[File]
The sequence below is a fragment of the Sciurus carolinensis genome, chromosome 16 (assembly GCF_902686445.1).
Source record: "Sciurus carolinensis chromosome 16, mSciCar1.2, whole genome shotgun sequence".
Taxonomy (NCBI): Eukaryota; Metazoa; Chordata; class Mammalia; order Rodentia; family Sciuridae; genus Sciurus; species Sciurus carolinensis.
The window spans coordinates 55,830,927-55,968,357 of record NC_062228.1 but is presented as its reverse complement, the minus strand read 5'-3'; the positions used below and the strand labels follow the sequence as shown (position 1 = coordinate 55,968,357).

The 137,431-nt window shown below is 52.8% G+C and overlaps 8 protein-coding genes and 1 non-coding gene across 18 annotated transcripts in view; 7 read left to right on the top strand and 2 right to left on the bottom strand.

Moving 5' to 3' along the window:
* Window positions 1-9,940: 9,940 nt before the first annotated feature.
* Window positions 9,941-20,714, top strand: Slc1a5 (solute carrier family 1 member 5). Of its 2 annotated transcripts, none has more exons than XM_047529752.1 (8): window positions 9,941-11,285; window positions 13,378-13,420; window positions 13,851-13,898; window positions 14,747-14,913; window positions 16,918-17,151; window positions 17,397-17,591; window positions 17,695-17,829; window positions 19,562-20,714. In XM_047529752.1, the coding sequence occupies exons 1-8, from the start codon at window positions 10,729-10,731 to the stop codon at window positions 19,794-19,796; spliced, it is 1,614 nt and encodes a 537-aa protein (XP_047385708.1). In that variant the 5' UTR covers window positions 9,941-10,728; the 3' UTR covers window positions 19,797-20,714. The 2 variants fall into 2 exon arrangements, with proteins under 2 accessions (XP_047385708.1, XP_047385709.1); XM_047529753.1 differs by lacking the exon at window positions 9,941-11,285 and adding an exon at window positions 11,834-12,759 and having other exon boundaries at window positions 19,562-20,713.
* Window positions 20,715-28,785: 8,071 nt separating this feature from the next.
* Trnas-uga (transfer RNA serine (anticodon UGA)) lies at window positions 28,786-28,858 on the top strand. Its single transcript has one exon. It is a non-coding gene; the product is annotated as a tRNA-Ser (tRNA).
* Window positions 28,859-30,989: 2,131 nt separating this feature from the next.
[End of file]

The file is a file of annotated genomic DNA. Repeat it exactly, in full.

The sequence below is a fragment of the Sciurus carolinensis genome, chromosome 16 (assembly GCF_902686445.1).
Source record: "Sciurus carolinensis chromosome 16, mSciCar1.2, whole genome shotgun sequence".
Taxonomy (NCBI): Eukaryota; Metazoa; Chordata; class Mammalia; order Rodentia; family Sciuridae; genus Sciurus; species Sciurus carolinensis.
The window spans coordinates 55,830,927-55,968,357 of record NC_062228.1 but is presented as its reverse complement, the minus strand read 5'-3'; the positions used below and the strand labels follow the sequence as shown (position 1 = coordinate 55,968,357).

The 137,431-nt window shown below is 52.8% G+C and overlaps 8 protein-coding genes and 1 non-coding gene across 18 annotated transcripts in view; 7 read left to right on the top strand and 2 right to left on the bottom strand.

Moving 5' to 3' along the window:
* Window positions 1-9,940: 9,940 nt before the first annotated feature.
* Window positions 9,941-20,714, top strand: Slc1a5 (solute carrier family 1 member 5). Of its 2 annotated transcripts, none has more exons than XM_047529752.1 (8): window positions 9,941-11,285; window positions 13,378-13,420; window positions 13,851-13,898; window positions 14,747-14,913; window positions 16,918-17,151; window positions 17,397-17,591; window positions 17,695-17,829; window positions 19,562-20,714. In XM_047529752.1, the coding sequence occupies exons 1-8, from the start codon at window positions 10,729-10,731 to the stop codon at window positions 19,794-19,796; spliced, it is 1,614 nt and encodes a 537-aa protein (XP_047385708.1). In that variant the 5' UTR covers window positions 9,941-10,728; the 3' UTR covers window positions 19,797-20,714. The 2 variants fall into 2 exon arrangements, with proteins under 2 accessions (XP_047385708.1, XP_047385709.1); XM_047529753.1 differs by lacking the exon at window positions 9,941-11,285 and adding an exon at window positions 11,834-12,759 and having other exon boundaries at window positions 19,562-20,713.
* Window positions 20,715-28,785: 8,071 nt separating this feature from the next.
* Trnas-uga (transfer RNA serine (anticodon UGA)) lies at window positions 28,786-28,858 on the top strand. Its single transcript has one exon. It is a non-coding gene; the product is annotated as a tRNA-Ser (tRNA).
* Window positions 28,859-30,989: 2,131 nt separating this feature from the next.